observation.


Not even a tiny bit melancholy? da Vinci, da Shakespeare, da
Michelangelo, all lost along with everyone who could appreciate them?

I think that the notion that the Universe is beautiful is purely
sentiocentric; it wouldn't be beautiful if if no one were in it to say
that it is beautiful.

--
I agree with almost everything that you have said and almost everything that
you will say in your entire life.

usenet *at* davidillig dawt cawm
  #28  
Old March 20th 17, 11:24 PM posted to sci.astro.amateur
Chris L Peterson
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Posts: 9,323
Default So, what's on the Moon?

On Mon, 20 Mar 2017 19:20:20 -0400, Davoud wrote:

Chris L Peterson:
Yes. I think it's likely we will kill most of ourselves off and
destroy our current civilization within the next century. It's
probably inevitable.


Davoud:
Well, happy springtime to you, too!


I am neither happy nor sad at the prospect. Nature takes its course as
nature takes its course. The Universe is beautiful to me now, and it
really doesn't matter if anyone or anything is here to make that
observation.


Not even a tiny bit melancholy? da Vinci, da Shakespeare, da
Michelangelo, all lost along with everyone who could appreciate them?


And the likely millions of other fascinating and brilliant intelligent
beings that we'll never know? The countless examples of art and music
and literature and who knows what things we haven't even imagined, or
can't imagine, that have been lost to the Universe?

That these things were, and then weren't, is perhaps better described
as a bittersweet recognition.

I think that the notion that the Universe is beautiful is purely
sentiocentric; it wouldn't be beautiful if if no one were in it to say
that it is beautiful.


That's true. But it's beautiful while there's something sentient to
make that observation, and it's all meaningless when there isn't.
  #29  
Old March 21st 17, 03:44 AM posted to sci.astro.amateur
Davoud[_1_]
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Posts: 1,849
Default So, what's on the Moon?

Davoud:
I think that the notion that the Universe is beautiful is purely
sentiocentric; it wouldn't be beautiful if if no one were in it to say
that it is beautiful.


Chris L Peterson:
That's true. But it's beautiful while there's something sentient to
make that observation, and it's all meaningless when there isn't.


Sometimes I take the nihilistic view‹that on a sufficiently large scale
it is all meaningless in any case. Strangely, perhaps, that view is
sometimes comforting, at odd moments.

"...I don't feel frightened by not knowing things...by being lost in a
mysterious Universe without having any purpose, which is the way it
really is, as far as I can tell, possibly. It doesn't frighten me."
‹Richard Feynman

--
I agree with almost everything that you have said and almost everything that
you will say in your entire life.

usenet *at* davidillig dawt cawm
  #30  
Old March 21st 17, 08:02 AM posted to sci.astro.amateur
Chris.B[_3_]
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Posts: 626
Default So, what's on the Moon?

On Tuesday, 21 March 2017 04:44:29 UTC+1, Davoud wrote:
Davoud:
I think that the notion that the Universe is beautiful is purely
sentiocentric; it wouldn't be beautiful if if no one were in it to say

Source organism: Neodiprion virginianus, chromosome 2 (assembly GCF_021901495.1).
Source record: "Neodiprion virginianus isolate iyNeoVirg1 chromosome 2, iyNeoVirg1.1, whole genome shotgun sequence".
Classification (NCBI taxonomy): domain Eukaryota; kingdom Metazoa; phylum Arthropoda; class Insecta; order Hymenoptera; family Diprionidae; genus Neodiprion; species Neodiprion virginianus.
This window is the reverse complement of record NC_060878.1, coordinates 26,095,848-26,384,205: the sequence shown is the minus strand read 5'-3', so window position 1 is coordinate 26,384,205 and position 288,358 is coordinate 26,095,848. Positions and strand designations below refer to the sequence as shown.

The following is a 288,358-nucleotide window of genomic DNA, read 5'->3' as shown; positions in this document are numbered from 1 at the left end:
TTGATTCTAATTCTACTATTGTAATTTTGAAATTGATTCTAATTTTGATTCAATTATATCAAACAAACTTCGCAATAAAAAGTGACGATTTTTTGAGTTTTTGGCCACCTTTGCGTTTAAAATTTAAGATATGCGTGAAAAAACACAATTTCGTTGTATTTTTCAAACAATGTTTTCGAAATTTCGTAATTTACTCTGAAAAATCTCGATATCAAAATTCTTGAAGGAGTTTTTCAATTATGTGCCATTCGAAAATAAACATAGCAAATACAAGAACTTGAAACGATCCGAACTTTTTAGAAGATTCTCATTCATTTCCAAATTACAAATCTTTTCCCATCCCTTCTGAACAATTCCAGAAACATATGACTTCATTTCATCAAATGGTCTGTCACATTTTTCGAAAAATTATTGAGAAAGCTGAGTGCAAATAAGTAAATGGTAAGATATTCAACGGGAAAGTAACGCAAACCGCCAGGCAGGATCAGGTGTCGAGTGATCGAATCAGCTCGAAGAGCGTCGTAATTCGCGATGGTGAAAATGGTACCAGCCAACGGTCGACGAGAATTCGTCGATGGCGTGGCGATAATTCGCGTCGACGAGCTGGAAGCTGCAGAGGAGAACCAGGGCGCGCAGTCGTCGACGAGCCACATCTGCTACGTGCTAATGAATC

that it is beautiful.


Chris L Peterson:
That's true. But it's beautiful while there's something sentient to
make that observation, and it's all meaningless when there isn't.


Sometimes I take the nihilistic view逆hat on a sufficiently large scale
it is all meaningless in any case. Strangely, perhaps, that view is
sometimes comforting, at odd moments.

"...I don't feel frightened by not knowing things...by being lost in a
mysterious Universe without having any purpose, which is the way it
really is, as far as I can tell, possibly. It doesn't frighten me."
騎ichard Feynman


At least 6 billion people are obviously terrified of the universe. They invent assorted father figures [with all that entails!] to stop the sky from falling.

I am interested in the idea of humanity, the individual's choices and the very limited lifespan of generations and even the species, in the longer term.

Every single individual who is born has to totally reinvent human behaviour in some sense. They are born with a clean sheet until [usually] programmed by parental guidance. Brain washing in exchange for the gift of language and nurturing.

Is it a greater or lesser tragedy when somebody jumps off a high roof at the _exact_ moment an asteroid wipes out all of humanity? Is the act of jumping still a sin? How many nanoseconds after the asteroid hits before all of history's superstitions completely cease to exist?

Is a superstition like a language? It must be constantly exercised or it simply dies out? Does nobody ever question the validity of their own superstition in relation to the literally hundreds of thousands which have been completely forgotten? Or faded from having any useful purpose? If those beliefs were simply lost through time passing, then what possible value has their own in the longer term?

Could global, human amnesia, perhaps due to a magnetic pulse anomaly, suddenly end all superstitious behaviour? Does the superstitious brain offer a greater or lesser chance of genetic survival? Leaving aside the question of ritual murder for blasphemy or simple disbelief in the local superstition. Usually entirely an accident of location at birth. Is snake oil toxic or benign to the continuation of humanity? Or is it another appendix? Just waiting to fester and kill the host.